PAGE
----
One cigarette is one too many: evaluating a light smoker-targeted media campaign.


Journal Article

BACKGROUND: Light smokers represent an increasing share of adult smokers in various parts of the world including New York City (NYC). Since 2007, the NYC Department of Health and Mental Hygiene has aired hard-hitting antitobacco media campaigns paired with time-limited nicotine replacement therapy (NRT) giveaways. We evaluated an original antitobacco media campaign, developed to increase awareness of smoking risks and encourage cessation service use among light smokers in NYC. METHODS: We compared cessation service request volume during the campaign to historical periods without ads targeting light smokers. We used a cross-sectional online panel survey to assess the ad's perceived effectiveness and its impact on learning something new, quit intentions and concern for smoking-related health risks among non-daily, light daily and heavy daily smokers. RESULTS: The proportion of light smokers among smokers requesting cessation services increased 50% (from 13% to 20%) relative to previous time-limited NRT giveaways. Compared to heavy daily smokers, non-daily (aOR: 1.95, p<0.05) and light daily (aOR: 2.27, p<0.05) smokers were more likely to express increased concern about smoking-related health risks after viewing the ad. Perceived effectiveness of the ad did not differ by smoker type. CONCLUSIONS: This study provides evidence that light smokers were receptive to a targeted antitobacco message encouraging use of cessation services. The campaign appears to have been particularly effective in increasing smoking-related health concerns in this group. The lack of difference in perceived ad effectiveness by smoker type suggests the potential to develop such ads without sacrificing broad impact.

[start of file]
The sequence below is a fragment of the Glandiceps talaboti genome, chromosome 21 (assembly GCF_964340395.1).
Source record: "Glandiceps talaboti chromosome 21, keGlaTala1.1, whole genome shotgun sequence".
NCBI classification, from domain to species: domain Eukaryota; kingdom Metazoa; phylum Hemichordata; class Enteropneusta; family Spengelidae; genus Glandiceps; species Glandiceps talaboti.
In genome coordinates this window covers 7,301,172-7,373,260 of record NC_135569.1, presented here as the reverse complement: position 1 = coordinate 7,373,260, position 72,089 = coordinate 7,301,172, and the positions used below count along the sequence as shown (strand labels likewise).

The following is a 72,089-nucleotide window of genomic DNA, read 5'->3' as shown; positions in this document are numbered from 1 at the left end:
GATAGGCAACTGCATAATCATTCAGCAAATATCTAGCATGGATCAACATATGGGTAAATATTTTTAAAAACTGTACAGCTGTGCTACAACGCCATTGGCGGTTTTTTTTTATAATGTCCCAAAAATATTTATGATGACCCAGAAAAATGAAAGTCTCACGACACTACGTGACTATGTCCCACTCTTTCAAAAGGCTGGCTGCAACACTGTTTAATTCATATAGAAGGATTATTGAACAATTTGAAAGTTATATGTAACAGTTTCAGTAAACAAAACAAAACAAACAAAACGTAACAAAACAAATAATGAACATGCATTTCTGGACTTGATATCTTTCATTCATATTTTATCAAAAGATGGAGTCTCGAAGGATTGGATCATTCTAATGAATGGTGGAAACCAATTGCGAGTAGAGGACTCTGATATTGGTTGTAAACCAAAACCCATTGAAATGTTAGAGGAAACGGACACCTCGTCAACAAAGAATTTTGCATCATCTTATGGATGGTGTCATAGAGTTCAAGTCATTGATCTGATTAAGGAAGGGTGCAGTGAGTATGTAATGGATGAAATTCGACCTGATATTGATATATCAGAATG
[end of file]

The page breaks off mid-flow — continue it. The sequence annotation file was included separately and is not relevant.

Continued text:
Full Text

Duke Authors

Cited Authors

  • Jasek, JP; Johns, M; Mbamalu, I; Auer, K; Kilgore, EA; Kansagra, SM

Published Date

  • July 2015

Published In

Volume / Issue

  • 24 / 4

Start / End Page

  • 362 - 368

PubMed ID

  • 24610054

Pubmed Central ID

  • 24610054

Electronic International Standard Serial Number (EISSN)

  • 1468-3318

Digital Object Identifier (DOI)

  • 10.1136/tobaccocontrol-2013-051348


  • eng

Conference Location

  • England